<<November 23, 2000>>
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Prof. Fabrizio C. Celentano <fabrizio.celentano@uninsubria.it>

Prof. and Mrs. Edward C. DeLand <edeland@anes.ucla.edu>


Dr. Kofi Anani <anani@un.org>

James R. Sheats <sheats@hpl.hp.com>

Dear Fabrizio:

(1) Many thanks for your msg (ATTACHMENT I).

(2) I am very happy to know that you are now forming a consortium for
distance education and telemedicine which may later affiliate with our
Global University System.

(3) Pls feel free to contact Mario Blasi in Bari. I presented a paper at
his conference in 1990 and also did a Global Lecture Hall (GLH)"
multipoint-to-multipoint, multimedia, interactive videoconferencing from
the University of Lecce in 1991, as spanning from Belgrade, Zagreb,
Paris, Milano, Rome, New Jersey, and Florida, etc. which was originated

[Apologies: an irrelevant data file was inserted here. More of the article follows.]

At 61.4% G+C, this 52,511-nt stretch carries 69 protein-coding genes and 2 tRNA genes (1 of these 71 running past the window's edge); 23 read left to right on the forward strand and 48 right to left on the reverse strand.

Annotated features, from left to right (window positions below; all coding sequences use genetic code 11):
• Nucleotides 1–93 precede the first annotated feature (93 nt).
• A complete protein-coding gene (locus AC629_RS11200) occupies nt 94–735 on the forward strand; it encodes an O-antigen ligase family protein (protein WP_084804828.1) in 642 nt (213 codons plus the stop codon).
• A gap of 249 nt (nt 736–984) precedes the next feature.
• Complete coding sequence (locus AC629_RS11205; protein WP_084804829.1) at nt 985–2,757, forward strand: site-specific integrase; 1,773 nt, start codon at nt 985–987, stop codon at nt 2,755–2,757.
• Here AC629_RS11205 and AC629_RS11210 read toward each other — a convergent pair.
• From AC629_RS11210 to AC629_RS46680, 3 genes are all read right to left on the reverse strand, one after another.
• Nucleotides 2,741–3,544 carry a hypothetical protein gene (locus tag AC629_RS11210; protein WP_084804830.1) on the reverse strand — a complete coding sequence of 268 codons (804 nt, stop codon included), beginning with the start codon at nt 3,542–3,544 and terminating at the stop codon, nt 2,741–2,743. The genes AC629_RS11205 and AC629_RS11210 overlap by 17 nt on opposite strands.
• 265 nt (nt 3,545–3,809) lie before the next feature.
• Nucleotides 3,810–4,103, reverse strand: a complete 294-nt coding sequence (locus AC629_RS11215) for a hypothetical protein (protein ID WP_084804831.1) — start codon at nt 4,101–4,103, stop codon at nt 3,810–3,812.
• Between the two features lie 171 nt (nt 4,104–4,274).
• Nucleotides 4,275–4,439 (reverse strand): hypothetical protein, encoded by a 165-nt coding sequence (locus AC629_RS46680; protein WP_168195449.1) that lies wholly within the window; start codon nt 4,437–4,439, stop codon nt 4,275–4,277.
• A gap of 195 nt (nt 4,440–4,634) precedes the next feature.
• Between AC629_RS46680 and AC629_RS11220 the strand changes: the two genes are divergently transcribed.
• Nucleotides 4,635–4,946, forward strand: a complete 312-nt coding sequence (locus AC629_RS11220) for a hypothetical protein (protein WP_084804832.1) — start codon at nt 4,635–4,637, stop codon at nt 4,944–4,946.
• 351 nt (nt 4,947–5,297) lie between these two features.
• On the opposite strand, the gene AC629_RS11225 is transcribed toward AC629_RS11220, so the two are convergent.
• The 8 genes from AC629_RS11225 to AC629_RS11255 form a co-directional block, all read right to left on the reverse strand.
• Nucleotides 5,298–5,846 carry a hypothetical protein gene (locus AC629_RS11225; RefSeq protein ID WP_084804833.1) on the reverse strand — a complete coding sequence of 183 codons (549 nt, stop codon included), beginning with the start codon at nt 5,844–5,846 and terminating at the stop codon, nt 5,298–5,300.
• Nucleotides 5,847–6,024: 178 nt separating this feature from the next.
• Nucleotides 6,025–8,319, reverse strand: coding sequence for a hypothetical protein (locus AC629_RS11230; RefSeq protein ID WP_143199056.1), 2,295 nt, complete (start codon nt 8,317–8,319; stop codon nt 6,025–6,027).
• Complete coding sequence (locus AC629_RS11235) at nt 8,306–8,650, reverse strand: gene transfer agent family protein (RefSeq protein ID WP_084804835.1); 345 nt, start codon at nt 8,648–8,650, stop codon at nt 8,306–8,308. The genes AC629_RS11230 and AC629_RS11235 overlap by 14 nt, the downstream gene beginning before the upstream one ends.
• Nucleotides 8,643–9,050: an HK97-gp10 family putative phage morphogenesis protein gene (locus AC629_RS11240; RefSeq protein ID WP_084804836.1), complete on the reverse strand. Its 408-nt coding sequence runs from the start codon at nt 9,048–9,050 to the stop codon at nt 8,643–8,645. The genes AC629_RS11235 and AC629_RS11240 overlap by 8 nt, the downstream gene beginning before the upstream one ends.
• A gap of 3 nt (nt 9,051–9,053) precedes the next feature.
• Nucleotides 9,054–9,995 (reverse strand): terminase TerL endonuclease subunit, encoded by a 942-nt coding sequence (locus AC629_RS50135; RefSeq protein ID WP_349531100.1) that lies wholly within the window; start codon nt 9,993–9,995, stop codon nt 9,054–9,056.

from the University of Lecce.

Not only he may bring his university and the University of Lecce to your
consortium, but also he may bring a consortium of universities around
the Mediterranean -- about 130 of them. Of course, he also has many
contacts among the university members of his World Association for the
Use of Satellites in Education (WAUSE) consortium.

Dear Kofi:

(4) Many thanks for your msgs (ATTACHMENT II and III) with an excellent
project proposal. It is very exciting!!

Thank you very much for your listing me among Program External
Associates. We would be very happy if we can be of any help to your project.

(5) BTW, you may visit LINCOS Project of Hewlette-Packard (PowerPoint Slides)" at




This unit may be of some help to your project in Kosovo. According to
Jim Sheats, this can have 4 Mbps broadband digital two-way Internet
satellite at $200/month lease fee.

Their community development approach is very similar to your project.

(6) Pls also be aware of the emerging new Internet satellite technology (ATTACHMENT IV).

(7) You may also be able to raise fund from Japanese government -- pls let
me know if you wish.